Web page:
As a Torch (seriously, most smartphones can run "Flashlight" apps which turn the phone into a torch)

Smartphones can be also used as a still and video camera, though I'm old school and prefer a camera.

Being able to use your phone as a mobile hotspot for WiFi is exceptionally useful when your main internet connection goes down.

External USB batteries are an excellent way to get around the problem of smartphones running out of power

AF62
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Re: Cheap mobile phone needed.

#339236

Postby AF62 » September 9th, 2020, 3:26 pm

Urbandreamer wrote:Another question would be if the OP's property and it's surroundings are truely a "non-spot" or if it's just bad and non-existent reception indoors. If the latter then there are mobile phone "boosters" and repeaters available. I think that it entails an aerial outside, possibly a powered amp and an aerial inside.


You can now (they used to be illegal in the UK) but they are not cheap.

The alternative which the mobile phone companies issued were femtocells, mini mobile phone masts which plugged into your own broadband to provide a very localised mobile phone signal. However with the existence of WiFi calling they stopped issuing them as they saw no point.

SalvorHardin wrote:
Urbandreamer wrote:I have a smartphone, but it gets used as a phone increadibly rairly.

Me too. IMHO a smartphone first and foremost is a surprisingly powerful highly portable computer which can send text messages. It just happens to also have an app for making telephone calls, which I hardly ever use.


Likewise.

I always wonder about the simple lives that people must lead if they never need to look up a location, find opening times, listen to some music or a podcast, check the news, order a prescription, check a shopping list, share a calendar, book some tickets, turn the heating on or off, or the multitude of other things you can do. Sure you can do all those things without a smartphone, but it is an awful lot more faff.

It is the interaction between devices that is so good. I can share a ‘family’ calendar so I know if something has been arranged last minute, when a piece of paper on the fridge is useless if you are not home. I can start listening to a podcast and then continue listening to it from my watch connected to earphones when I get to the gym. I can send a link to a map to where I am if I am trying to meet up with someone who doesn’t know the area.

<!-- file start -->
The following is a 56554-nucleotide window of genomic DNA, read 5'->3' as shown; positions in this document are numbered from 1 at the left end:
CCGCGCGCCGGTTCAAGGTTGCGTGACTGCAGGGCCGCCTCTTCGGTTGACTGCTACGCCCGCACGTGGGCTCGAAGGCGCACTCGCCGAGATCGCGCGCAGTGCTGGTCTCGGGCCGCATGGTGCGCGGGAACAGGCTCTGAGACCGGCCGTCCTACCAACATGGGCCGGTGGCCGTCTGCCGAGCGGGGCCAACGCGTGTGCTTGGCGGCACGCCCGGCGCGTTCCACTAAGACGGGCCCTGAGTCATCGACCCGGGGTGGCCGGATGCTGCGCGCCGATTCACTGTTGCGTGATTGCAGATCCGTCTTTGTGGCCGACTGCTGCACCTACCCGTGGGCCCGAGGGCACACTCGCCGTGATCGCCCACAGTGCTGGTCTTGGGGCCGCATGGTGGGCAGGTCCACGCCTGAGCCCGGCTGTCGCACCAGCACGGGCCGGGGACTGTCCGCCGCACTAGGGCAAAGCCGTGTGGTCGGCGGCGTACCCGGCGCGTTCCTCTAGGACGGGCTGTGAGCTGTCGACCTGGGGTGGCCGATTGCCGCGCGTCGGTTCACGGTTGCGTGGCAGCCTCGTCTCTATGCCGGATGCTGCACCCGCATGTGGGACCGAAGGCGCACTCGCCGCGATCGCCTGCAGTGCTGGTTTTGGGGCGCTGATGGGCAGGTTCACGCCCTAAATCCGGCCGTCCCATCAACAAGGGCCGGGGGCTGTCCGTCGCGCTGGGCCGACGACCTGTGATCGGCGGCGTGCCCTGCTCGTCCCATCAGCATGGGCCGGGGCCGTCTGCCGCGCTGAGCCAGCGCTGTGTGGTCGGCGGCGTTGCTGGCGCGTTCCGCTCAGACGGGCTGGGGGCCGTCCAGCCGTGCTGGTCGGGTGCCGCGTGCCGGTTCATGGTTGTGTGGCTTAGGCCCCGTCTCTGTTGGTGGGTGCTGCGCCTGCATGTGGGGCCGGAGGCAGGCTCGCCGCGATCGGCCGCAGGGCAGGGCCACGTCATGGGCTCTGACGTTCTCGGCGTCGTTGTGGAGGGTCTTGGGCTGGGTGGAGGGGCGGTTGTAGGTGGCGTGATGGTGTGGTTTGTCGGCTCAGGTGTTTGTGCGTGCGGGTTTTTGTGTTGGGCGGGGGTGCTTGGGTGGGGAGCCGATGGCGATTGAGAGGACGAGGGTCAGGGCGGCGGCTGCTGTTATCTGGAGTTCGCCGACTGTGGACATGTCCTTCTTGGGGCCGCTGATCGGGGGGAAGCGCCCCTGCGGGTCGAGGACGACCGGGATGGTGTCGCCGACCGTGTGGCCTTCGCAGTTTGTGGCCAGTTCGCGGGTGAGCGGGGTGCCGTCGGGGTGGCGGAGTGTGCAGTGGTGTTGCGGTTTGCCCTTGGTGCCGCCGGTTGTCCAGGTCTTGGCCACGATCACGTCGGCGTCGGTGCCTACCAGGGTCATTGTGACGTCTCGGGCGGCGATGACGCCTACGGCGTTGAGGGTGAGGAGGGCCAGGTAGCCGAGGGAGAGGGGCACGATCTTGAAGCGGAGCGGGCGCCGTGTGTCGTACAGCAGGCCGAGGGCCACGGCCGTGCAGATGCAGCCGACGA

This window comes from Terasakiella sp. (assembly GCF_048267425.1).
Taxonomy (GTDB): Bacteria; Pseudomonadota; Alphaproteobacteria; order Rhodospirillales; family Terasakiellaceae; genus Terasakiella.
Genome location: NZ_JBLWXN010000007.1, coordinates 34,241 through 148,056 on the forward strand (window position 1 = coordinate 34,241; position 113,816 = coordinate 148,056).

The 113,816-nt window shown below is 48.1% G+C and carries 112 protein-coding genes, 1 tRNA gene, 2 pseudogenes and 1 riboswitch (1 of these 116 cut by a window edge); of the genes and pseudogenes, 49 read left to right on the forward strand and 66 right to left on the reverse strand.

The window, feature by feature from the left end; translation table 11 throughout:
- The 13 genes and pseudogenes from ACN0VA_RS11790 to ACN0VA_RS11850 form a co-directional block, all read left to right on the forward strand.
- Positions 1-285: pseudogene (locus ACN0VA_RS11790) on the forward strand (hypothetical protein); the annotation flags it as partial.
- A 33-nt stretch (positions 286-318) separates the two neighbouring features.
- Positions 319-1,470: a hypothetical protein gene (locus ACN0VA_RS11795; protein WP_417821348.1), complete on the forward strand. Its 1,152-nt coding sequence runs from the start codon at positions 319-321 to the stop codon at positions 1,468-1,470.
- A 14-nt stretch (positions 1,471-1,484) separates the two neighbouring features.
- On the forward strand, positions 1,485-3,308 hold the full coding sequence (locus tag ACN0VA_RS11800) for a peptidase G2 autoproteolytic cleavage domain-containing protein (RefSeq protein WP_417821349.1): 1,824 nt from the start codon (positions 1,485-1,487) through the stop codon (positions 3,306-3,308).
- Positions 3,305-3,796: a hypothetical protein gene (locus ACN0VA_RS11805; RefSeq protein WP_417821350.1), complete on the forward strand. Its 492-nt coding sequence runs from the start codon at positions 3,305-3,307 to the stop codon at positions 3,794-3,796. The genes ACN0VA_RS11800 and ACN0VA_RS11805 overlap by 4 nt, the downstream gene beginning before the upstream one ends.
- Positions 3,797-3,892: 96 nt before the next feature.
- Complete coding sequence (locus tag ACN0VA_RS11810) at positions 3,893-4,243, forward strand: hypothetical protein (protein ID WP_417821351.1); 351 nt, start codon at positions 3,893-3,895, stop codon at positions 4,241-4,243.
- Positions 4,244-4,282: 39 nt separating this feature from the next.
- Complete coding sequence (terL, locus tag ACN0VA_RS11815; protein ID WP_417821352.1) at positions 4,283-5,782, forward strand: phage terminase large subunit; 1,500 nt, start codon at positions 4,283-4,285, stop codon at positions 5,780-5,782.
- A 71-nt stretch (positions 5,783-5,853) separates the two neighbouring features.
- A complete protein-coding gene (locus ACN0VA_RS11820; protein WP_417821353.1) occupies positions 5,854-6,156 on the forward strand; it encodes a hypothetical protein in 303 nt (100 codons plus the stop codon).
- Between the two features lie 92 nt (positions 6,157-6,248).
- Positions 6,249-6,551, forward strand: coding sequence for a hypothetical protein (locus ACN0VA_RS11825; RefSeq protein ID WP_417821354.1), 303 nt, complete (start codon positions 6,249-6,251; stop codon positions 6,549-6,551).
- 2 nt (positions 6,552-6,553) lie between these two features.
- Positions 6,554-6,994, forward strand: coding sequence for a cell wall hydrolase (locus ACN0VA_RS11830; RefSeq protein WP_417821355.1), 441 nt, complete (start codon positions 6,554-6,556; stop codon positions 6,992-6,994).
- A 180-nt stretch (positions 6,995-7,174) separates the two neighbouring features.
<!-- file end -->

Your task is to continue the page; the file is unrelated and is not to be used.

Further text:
As for making calls to someone, good luck if that someone is under 25. Etiquette now seems to be that it is incredibly rude to simply phone someone without arranging it by message first, with many of that age having the ringer and call notifications turned off.

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Re: Cheap mobile phone needed.

#339248

Postby Mike88 » September 9th, 2020, 4:06 pm

My grandchildren, and many others in their class, have this phone. It is excellent value for money at £69 from Argos which must be the cheapest smart phone around.

https://www.argos.co.uk/product/3426399

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Re: Cheap mobile phone needed.

#339252

Postby AF62 » September 9th, 2020, 4:17 pm

Mike88 wrote:My grandchildren, and many others in their class, have this phone. It is excellent value for money at £69 from Argos which must be the cheapest smart phone around.

https://www.argos.co.uk/product/3426399


Seems to be mixed opinion on whether that supports WiFi calling, but the Nokia 1.3 I mentioned that Three are selling PAYG for £55 definitely does.

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Re: Cheap mobile phone needed.

#339263

Postby Infrasonic » September 9th, 2020, 4:55 pm

https://www.ispreview.co.uk/index.php/2 ... pport.html
Mobile operator Vodafone’s recent decision to stop selling their femtocell based Sure Signal 3G router on 30th April 2020, while instead encouraging use of Wi-Fi Calling, has one significant flaw. The latter still doesn’t support the ability to send and receive text (SMS) messages (it’s been listed as coming “soon” since 2018).


So if that's still the case avoid Vodafone and any of its MVNO options if you need SMS for 2FA banking et al in a poor signal area.

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Re: Cheap mobile phone needed.

#339266

Postby GeoffF100 » September 9th, 2020, 5:28 pm

It is probably overkill for the OP's needs, but I recently bought a Nokia 5.3 from Argos for £150. It runs Android One, so it is guaranteed to get three years of security updates directly from Google. "The best budget phone bar none" said one review. I use 3 Mobile's 123 PAYG.

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Re: Cheap mobile phone needed.

#339296

Postby mc2fool » September 9th, 2020, 7:51 pm

AF62 wrote: